In addition to writing the ten book Martin Beck series of police procedurals with his partner Maj Sjowall, Per Wahloo wrote several novels one his own. Judging solely from the one I’ve read so far, The Steel Spring, they are not his best work.
Written in 1968, The Steel Spring covers much of the same ground the Martin Beck books will explore. In The Steel Spring, Detective Jensen, a dogged detective, basically a loner who expresses few if any opinions of his own, finds himself outside of the country when catastrophe strikes his homeland. Though the borders are closed, he is able to get into his un-named homeland, where he has been given the task of investigating what happened while he was abroad, namely the complete breakdown of society due to a disastrous plague.
Though Jensen is a detective stuck in a science fiction setting, he is really an early version of Martin Beck; think of him as Martin Beck with the rough edges still intact. The investigation serves as a plot device to examine the faults Mr. Wahloo finds with his own government. As is always the case in the best dystopian science fiction, the faults he find still speak to our times.
“I’ve studied these questions long and hard. To stop the country turning socialist, the social democratic party and the trade union movement deserted their most fundamental ideological principles. The leaders at the time had been in power for so long that they couldn’t imagine losing it. Whats more, they had discovered that even the labour movement and its mouthpieces could be run on a bourgeois-plutocratic model, with an eye to financial profitability for the few. The Accord’s most deeply held principle was that everything had to make a profit. That was why this phantom political combination was entered into and its true nature hidden behind a hypocritical facade of cliches about higher living standards, mutual understanding and security. That everything was getting better all the time.”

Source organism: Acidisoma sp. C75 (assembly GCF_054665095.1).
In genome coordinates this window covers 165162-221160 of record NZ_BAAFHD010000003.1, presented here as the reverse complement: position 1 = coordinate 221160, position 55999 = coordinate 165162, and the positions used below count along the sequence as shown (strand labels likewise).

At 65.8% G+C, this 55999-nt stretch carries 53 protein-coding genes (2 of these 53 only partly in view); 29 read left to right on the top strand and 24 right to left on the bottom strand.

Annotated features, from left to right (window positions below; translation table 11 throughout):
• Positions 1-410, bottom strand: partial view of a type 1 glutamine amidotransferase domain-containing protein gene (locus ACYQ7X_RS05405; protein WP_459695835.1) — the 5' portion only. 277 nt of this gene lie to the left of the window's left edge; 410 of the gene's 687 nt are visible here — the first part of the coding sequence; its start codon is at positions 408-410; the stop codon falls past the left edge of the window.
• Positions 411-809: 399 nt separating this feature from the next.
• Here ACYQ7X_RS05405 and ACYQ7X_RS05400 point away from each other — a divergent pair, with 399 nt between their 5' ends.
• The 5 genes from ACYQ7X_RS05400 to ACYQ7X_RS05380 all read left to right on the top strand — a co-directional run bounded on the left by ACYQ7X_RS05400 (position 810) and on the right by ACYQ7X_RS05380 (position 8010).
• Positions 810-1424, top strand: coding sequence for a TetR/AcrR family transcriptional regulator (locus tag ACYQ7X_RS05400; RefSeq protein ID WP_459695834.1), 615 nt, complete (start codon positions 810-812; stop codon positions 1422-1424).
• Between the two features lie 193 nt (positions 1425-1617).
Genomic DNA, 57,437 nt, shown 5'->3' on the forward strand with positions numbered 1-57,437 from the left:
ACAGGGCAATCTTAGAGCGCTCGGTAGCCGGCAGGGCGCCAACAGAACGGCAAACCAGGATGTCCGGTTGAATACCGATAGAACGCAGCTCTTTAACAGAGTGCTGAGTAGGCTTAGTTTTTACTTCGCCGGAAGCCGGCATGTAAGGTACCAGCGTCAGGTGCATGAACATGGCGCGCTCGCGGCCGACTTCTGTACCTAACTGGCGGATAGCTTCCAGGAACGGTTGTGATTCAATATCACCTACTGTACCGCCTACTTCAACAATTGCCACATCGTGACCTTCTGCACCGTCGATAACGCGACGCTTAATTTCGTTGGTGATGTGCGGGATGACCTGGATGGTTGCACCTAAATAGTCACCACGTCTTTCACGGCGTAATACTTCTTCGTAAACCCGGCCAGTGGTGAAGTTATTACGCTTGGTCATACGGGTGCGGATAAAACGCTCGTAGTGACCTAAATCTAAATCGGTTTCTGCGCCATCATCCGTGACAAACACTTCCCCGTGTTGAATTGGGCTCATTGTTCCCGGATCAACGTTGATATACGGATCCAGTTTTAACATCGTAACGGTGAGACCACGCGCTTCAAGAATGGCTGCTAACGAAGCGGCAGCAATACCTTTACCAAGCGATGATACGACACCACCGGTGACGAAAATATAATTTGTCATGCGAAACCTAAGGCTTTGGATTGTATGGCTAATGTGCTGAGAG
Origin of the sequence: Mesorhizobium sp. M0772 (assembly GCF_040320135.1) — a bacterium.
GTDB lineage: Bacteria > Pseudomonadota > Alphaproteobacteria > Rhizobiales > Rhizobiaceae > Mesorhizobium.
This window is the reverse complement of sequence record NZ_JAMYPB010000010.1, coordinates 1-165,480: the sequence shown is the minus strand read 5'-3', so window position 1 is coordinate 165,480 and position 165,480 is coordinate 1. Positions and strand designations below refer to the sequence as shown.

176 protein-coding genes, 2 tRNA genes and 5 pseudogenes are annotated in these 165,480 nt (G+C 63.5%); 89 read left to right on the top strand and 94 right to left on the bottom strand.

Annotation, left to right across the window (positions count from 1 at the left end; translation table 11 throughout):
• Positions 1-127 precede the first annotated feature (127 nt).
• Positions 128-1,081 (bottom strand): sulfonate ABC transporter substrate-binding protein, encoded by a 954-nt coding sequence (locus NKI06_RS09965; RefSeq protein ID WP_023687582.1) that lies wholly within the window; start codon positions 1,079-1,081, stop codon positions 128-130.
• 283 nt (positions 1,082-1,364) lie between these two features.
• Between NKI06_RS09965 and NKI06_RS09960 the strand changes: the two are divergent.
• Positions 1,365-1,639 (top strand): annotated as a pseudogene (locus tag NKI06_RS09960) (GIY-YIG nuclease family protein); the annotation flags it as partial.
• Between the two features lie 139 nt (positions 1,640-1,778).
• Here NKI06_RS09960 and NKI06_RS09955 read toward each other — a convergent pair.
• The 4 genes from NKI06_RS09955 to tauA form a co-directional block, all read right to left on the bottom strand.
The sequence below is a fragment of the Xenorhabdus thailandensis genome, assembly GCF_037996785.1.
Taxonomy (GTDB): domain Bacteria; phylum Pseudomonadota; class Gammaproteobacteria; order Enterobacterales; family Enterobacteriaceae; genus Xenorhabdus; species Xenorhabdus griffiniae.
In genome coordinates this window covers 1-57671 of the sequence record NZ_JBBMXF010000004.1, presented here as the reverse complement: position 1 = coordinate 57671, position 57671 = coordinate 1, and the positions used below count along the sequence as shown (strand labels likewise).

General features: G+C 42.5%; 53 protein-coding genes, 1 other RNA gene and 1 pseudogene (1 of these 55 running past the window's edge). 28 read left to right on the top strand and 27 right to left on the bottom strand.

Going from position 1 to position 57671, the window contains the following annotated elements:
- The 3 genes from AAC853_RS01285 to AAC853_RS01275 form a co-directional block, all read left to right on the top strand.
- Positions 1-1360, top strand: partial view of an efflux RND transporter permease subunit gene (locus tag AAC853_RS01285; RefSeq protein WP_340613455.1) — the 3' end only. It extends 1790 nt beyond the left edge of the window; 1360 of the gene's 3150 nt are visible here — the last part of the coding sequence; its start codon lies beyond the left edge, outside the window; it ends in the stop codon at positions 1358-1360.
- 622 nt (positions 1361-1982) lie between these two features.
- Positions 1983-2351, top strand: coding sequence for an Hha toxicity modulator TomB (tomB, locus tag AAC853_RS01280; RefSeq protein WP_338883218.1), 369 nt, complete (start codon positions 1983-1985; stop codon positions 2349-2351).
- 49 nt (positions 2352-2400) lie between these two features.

Many readers will say that The Steel Spring is not a good book because it wears its political heart on its sleave. Modern readers do not like to find politics in their fiction. We can talk about politics all the time, many of use in America do, but when characters in a novel talk about politics, we don’t like it. It’s not realistic, we’ll say. It’s preachy. The Steel Spring has taken its share of lumps for just this reason. The plot and the characters really are there to serve the author’s political agenda. Something that is not true in the Martin Beck books though the author still manages to work in his political agenda quite a bit.
However, if you can set the issue of politics aside, The Steel Spring still isn’t a very good book. It’s good, but it’s not nearly as good as the Martin Beck books that followed it. I’m glad that Vintage has published Per Wahloo’s books; it was fun to get the chance to read them (I’ve another on my TBR shelf) but they are not going to knock Martin Beck off his throne. The characters in The Steel Spring, the imagined world, the storyline, are just not as compelling as any of the Martin Beck series were. And Per Wahloo did a much better job making his political critique in the Beck series, when it had to play second fiddle to just about everything else.